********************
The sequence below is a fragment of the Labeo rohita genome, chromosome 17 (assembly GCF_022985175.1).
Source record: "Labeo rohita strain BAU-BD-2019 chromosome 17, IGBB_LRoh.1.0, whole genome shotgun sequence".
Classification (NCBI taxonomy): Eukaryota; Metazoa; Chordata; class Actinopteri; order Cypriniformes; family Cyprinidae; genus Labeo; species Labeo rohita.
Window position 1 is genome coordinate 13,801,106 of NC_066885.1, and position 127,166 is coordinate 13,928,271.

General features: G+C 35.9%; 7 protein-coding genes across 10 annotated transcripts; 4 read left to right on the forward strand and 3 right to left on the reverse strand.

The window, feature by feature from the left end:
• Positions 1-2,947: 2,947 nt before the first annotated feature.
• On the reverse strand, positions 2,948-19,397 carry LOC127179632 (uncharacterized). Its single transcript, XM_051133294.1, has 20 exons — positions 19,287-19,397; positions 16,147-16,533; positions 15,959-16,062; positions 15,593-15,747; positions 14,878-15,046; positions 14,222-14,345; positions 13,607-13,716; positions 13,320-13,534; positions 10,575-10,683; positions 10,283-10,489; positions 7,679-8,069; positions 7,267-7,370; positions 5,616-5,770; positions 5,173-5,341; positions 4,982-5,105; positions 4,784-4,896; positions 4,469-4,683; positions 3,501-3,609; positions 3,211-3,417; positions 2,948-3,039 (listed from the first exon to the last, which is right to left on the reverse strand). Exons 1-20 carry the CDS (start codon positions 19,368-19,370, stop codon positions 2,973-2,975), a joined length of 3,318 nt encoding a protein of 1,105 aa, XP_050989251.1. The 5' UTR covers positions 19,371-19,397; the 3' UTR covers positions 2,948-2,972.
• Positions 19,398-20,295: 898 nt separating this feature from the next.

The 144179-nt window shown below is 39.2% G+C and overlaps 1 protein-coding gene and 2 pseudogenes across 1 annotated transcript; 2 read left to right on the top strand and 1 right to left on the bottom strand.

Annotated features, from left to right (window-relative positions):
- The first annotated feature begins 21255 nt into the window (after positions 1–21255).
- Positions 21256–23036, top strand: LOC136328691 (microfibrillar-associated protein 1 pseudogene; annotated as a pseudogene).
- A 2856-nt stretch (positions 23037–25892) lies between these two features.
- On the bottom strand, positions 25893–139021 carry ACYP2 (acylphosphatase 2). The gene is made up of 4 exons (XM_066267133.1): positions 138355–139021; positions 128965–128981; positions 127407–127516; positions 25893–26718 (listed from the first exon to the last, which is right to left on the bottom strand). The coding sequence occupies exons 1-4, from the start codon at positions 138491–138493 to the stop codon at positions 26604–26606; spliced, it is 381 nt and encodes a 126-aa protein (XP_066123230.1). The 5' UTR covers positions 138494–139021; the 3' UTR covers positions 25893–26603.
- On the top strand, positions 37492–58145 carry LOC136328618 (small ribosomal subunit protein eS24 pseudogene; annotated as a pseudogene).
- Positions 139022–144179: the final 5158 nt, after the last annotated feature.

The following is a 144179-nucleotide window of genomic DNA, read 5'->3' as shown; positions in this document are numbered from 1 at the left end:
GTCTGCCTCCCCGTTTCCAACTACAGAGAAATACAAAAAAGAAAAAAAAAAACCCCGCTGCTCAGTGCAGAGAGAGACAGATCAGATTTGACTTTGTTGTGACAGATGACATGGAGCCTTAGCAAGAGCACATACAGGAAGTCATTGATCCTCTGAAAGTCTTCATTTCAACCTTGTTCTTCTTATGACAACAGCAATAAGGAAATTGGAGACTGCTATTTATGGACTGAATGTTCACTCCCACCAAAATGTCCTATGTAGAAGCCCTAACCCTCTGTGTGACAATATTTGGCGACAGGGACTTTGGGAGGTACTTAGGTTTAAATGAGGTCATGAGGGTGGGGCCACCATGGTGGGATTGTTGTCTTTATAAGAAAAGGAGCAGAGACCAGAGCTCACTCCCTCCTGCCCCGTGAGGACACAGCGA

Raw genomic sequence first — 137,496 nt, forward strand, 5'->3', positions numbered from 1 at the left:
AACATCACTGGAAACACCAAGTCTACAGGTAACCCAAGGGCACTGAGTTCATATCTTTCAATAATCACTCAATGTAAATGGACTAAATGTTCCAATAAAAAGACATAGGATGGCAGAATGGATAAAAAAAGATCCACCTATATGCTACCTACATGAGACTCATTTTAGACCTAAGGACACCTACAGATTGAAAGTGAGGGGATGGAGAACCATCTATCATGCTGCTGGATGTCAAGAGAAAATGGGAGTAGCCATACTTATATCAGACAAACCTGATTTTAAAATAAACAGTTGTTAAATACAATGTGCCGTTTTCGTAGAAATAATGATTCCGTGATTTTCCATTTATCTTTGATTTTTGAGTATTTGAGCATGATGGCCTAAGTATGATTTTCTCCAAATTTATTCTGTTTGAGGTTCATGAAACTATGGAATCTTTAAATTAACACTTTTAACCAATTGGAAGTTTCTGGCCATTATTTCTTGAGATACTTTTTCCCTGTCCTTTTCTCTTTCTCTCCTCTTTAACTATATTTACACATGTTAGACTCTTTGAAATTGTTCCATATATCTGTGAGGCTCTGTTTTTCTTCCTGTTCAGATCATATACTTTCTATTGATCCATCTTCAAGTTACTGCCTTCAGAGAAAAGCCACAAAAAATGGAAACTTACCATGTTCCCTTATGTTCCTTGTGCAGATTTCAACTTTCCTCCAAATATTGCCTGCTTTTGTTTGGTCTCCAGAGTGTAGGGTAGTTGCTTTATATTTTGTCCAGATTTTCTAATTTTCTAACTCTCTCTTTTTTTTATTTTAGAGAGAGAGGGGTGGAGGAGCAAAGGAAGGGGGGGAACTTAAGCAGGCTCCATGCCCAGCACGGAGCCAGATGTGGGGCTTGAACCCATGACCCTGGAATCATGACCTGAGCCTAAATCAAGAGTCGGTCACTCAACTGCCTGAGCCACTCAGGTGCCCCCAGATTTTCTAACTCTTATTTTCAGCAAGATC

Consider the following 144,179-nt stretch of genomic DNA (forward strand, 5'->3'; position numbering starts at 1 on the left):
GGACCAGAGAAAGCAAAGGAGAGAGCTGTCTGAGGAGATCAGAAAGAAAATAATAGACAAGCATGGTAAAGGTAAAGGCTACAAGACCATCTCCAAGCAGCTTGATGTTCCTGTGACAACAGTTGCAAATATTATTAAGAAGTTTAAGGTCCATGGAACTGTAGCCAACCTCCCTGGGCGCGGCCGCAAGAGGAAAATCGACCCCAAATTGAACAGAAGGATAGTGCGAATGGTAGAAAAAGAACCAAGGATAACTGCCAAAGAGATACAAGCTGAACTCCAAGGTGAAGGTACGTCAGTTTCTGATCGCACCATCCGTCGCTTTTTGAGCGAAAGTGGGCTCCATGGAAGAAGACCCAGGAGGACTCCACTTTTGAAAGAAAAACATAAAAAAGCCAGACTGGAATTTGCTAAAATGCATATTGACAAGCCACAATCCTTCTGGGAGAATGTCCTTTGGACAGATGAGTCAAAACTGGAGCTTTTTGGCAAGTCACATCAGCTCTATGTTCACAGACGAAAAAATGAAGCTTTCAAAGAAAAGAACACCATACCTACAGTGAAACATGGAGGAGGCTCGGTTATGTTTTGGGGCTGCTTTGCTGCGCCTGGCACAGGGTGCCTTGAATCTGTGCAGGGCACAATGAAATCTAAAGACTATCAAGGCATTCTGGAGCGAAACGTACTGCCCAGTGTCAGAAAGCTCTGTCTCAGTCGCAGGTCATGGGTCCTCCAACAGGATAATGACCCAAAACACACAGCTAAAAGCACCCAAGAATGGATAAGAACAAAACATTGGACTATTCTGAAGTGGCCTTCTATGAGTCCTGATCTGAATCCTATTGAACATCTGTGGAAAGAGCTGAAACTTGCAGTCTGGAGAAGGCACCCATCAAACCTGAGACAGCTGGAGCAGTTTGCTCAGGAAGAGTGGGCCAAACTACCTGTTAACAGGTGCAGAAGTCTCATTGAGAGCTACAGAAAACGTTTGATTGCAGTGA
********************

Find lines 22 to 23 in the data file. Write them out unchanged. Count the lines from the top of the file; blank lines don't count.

Consider the following 144,179-nt stretch of genomic DNA (forward strand, 5'->3'; position numbering starts at 1 on the left):
GGACCAGAGAAAGCAAAGGAGAGAGCTGTCTGAGGAGATCAGAAAGAAAATAATAGACAAGCATGGTAAAGGTAAAGGCTACAAGACCATCTCCAAGCAGCTTGATGTTCCTGTGACAACAGTTGCAAATATTATTAAGAAGTTTAAGGTCCATGGAACTGTAGCCAACCTCCCTGGGCGCGGCCGCAAGAGGAAAATCGACCCCAAATTGAACAGAAGGATAGTGCGAATGGTAGAAAAAGAACCAAGGATAACTGCCAAAGAGATACAAGCTGAACTCCAAGGTGAAGGTACGTCAGTTTCTGATCGCACCATCCGTCGCTTTTTGAGCGAAAGTGGGCTCCATGGAAGAAGACCCAGGAGGACTCCACTTTTGAAAGAAAAACATAAAAAAGCCAGACTGGAATTTGCTAAAATGCATATTGACAAGCCACAATCCTTCTGGGAGAATGTCCTTTGGACAGATGAGTCAAAACTGGAGCTTTTTGGCAAGTCACATCAGCTCTATGTTCACAGACGAAAAAATGAAGCTTTCAAAGAAAAGAACACCATACCTACAGTGAAACATGGAGGAGGCTCGGTTATGTTTTGGGGCTGCTTTGCTGCGCCTGGCACAGGGTGCCTTGAATCTGTGCAGGGCACAATGAAATCTAAAGACTATCAAGGCATTCTGGAGCGAAACGTACTGCCCAGTGTCAGAAAGCTCTGTCTCAGTCGCAGGTCATGGGTCCTCCAACAGGATAATGACCCAAAACACACAGCTAAAAGCACCCAAGAATGGATAAGAACAAAACATTGGACTATTCTGAAGTGGCCTTCTATGAGTCCTGATCTGAATCCTATTGAACATCTGTGGAAAGAGCTGAAACTTGCAGTCTGGAGAAGGCACCCATCAAACCTGAGACAGCTGGAGCAGTTTGCTCAGGAAGAGTGGGCCAAACTACCTGTTAACAGGTGCAGAAGTCTCATTGAGAGCTACAGAAAACGTTTGATTGCAGTGA